Evolution and its implications for future Earth life and potential extraterrestrial life are discussed in Chapter 8 and I have many pages dog-eared where I found something of note, but you will have to read about it for yourself. We are now at the part of the book that answers the “so what” question and suggests that life can be and ought to be meaningful, and we can make it so for ourselves and others, not in spite of the new creation story but because of it. It takes the authors many pages to make this plain to the reader, and they attempt to empower the reader by suggesting they are part of the world at a key turning point in its evolution, and we are the key to whether or not we create a sustainable, long-term habitat for humanity (to borrow a phrase from a worthy cause) or if we act without foresight and care for others we could create a world wherein our progeny will curse us for not taking the proper turn at this critical juncture. On page 262 they even mention my livelihood, the disposal of radioactive waste that needs to look at potential consequences hundreds of thousands of years into the future. I liked their call for our society (and us individually) to seize the opportunity (page 263):
. . . not only to survive the next few decades or so but, with faith in the future, to minimize our negative impacts and maximize the positive as far into the future as we can.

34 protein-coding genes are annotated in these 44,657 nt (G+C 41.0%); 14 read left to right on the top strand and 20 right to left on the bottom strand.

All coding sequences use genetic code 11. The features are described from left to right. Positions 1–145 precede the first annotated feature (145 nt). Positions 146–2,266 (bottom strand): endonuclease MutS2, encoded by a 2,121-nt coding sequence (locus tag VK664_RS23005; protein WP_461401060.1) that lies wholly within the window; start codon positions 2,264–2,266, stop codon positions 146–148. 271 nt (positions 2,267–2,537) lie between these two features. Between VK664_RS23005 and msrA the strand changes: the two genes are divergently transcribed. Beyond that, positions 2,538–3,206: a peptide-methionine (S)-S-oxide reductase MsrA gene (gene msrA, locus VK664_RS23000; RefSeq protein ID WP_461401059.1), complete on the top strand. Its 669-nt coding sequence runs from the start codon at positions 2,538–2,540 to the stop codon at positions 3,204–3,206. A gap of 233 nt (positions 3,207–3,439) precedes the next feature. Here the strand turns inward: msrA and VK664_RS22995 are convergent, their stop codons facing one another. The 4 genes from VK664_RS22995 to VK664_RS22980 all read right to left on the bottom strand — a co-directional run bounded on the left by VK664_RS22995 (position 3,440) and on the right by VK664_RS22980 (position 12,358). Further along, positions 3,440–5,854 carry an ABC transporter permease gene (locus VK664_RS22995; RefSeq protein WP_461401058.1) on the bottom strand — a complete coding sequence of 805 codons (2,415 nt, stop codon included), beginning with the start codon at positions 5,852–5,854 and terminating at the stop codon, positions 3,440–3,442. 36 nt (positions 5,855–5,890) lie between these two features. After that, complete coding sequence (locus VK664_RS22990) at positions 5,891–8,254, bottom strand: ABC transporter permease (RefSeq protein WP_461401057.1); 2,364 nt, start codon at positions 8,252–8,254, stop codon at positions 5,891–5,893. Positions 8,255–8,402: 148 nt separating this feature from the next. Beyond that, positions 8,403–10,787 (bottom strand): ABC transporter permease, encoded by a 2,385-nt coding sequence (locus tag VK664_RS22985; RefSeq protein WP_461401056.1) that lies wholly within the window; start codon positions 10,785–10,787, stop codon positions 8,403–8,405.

Chapter 10 is where the authors “bring it home” and explain our centrality in both the domains of time and space, and attempt (successfully) to enthuse us about our prospects. I like its opening sentences, on which they deliver amazingly well in the remainder of the chapter/book (page 269):
Cosmic perspective is the greatest gift that modern cosmology gives us. It reveals that the Big bang powers us all, galaxies and humans alike, in different ways on our respective size-scales. Every one of us is entitled to say, “I am what the expanding universe is doing here and now.”
The authors acknowledge that this is difficult to make meaningful in our daily lives, and discuss how one can integrate this perspective into ones very being by knowing and understanding and contemplating a list of ‘facts’ about our existence that have some basis in what is being learned in astronomy and physics (pages 270-272).